from The American Heritage® Dictionary of the English Language, 4th Edition
- adj. Of or like twilight; dim: "the period's crepuscular charm and a waning of the intense francophilia that used to shape the art market” ( Wall Street Journal).
- adj. Zoology Becoming active at twilight or before sunrise, as do bats and certain insects and birds.
from Wiktionary, Creative Commons Attribution/Share-Alike License
- adj. Of or resembling twilight; dim
- adj. active at or around dusk, dawn or twilight
from the GNU version of the Collaborative International Dictionary of English
- adj. Pertaining to twilight; glimmering; hence, imperfectly clear or luminous.
- adj. Flying in the twilight or evening, or before sunrise; -- said certain birds and insects.
from The Century Dictionary and Cyclopedia
- Pertaining to or resembling twilight; glimmering.
- In zoology, flying or appearing in the twilight or evening, or before sunrise: as, the crepuscular or nocturnal Lepidoptera.
from WordNet 3.0 Copyright 2006 by Princeton University. All rights reserved.
- adj. like twilight; dim
As I made a mental note of Hitchens' casual use of the word "crepuscular," the Maryland professor grumbled in my direction.
Garrett, does the word crepuscular do anything for you?
You might call it a dreamscape, but they say no, it's "crepuscular" - it's the slippery moment just after you wake up, between sleep and wakefulness.
Boars are crepuscular, that is they forage from dusk until dawn and they are the only hoofed animals known to dig burrows.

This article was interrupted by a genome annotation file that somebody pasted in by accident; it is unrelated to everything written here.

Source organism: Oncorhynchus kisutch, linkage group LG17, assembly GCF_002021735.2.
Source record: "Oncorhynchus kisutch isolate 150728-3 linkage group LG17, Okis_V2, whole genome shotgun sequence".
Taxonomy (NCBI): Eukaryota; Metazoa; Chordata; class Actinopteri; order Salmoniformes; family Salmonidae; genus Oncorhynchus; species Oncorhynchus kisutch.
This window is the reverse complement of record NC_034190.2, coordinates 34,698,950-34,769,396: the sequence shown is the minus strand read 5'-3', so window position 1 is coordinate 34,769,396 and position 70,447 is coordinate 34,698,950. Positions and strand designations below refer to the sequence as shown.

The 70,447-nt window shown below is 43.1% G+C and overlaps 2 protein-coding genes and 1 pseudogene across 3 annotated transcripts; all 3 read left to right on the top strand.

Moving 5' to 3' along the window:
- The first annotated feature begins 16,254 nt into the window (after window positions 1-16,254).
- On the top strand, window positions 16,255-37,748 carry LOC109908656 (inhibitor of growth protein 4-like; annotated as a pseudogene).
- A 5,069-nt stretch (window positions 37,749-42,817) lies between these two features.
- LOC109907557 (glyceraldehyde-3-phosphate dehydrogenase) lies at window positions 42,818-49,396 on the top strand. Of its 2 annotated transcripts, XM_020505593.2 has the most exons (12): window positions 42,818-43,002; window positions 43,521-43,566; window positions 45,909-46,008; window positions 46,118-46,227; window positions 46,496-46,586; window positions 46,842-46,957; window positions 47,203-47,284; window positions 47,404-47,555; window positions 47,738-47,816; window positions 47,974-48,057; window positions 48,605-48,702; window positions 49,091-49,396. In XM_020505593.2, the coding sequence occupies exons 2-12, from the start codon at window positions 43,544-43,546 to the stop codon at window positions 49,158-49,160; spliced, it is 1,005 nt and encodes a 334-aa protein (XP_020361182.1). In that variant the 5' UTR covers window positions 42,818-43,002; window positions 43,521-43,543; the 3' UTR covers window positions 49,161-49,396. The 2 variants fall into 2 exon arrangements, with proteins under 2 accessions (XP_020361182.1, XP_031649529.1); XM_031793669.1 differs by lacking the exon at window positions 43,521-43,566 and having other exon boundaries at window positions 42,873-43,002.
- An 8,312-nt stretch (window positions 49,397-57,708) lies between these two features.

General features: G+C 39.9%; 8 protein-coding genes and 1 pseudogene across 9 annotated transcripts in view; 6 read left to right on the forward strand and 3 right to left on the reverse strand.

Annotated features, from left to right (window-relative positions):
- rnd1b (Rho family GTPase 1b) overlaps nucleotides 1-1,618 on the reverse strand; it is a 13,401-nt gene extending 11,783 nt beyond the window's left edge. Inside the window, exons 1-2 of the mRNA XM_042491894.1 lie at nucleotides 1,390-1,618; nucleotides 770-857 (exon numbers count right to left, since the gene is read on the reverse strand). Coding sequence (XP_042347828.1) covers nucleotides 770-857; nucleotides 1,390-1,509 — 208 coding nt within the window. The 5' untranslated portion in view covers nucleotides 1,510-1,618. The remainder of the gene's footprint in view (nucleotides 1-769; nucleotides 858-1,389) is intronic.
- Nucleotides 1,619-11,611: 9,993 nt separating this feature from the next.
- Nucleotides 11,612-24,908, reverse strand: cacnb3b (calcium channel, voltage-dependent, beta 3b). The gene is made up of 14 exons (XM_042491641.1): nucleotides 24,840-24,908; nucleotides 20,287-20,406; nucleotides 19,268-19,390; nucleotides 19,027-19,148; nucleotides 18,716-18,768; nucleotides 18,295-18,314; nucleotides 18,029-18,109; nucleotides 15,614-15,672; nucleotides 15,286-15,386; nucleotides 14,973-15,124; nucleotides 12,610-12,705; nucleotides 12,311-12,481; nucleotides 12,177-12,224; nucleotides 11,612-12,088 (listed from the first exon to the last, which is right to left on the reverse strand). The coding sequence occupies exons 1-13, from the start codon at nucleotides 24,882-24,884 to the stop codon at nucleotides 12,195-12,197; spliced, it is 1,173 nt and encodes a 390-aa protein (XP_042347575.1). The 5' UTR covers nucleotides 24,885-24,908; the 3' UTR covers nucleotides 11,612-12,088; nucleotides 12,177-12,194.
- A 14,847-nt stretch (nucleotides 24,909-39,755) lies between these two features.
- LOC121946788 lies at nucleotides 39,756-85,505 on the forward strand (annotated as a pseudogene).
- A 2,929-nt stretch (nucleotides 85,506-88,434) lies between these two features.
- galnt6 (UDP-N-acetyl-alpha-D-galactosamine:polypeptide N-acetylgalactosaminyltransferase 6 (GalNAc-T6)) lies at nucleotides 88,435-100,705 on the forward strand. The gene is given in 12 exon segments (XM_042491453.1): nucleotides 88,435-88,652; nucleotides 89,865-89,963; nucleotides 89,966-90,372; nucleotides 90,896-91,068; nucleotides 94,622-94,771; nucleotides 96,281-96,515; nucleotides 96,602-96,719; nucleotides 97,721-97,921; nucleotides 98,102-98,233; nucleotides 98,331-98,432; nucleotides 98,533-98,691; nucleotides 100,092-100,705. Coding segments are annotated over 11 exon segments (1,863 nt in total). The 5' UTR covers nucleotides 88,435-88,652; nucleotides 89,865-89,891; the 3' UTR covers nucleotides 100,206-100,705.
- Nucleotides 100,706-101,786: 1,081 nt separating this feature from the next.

Maybe he was trying to find that "crepuscular" place where left and right brain coexist in a harmonious union.
People view Mike Nelson's installation which turns the British Pavilion into a 'disorienting, dusty, crepuscular world full of labyrinthine passages'.
Nelson's already much talked-about installation, which opens to the public this Saturday, takes the visitor through the front door of the elegant, colonnaded 19th-century former tearoom that forms Britain's official pavilion and plunges them into a disorienting, dusty, crepuscular world full of labyrinthine passages, false walls and shoulder-hunchingly low ceilings.
Two members of staff were busy with customers and two more were assembling glossy black tables for huge tellys in the crepuscular rear of the shop.
A haze of cement dust blanketed the wreckage, softening sharp edges and muffling all sounds in its dreary crepuscular light.
Thus Jerome emphasises the crepuscular setting, and a certain psychic distance opens up between shroud and sudarium.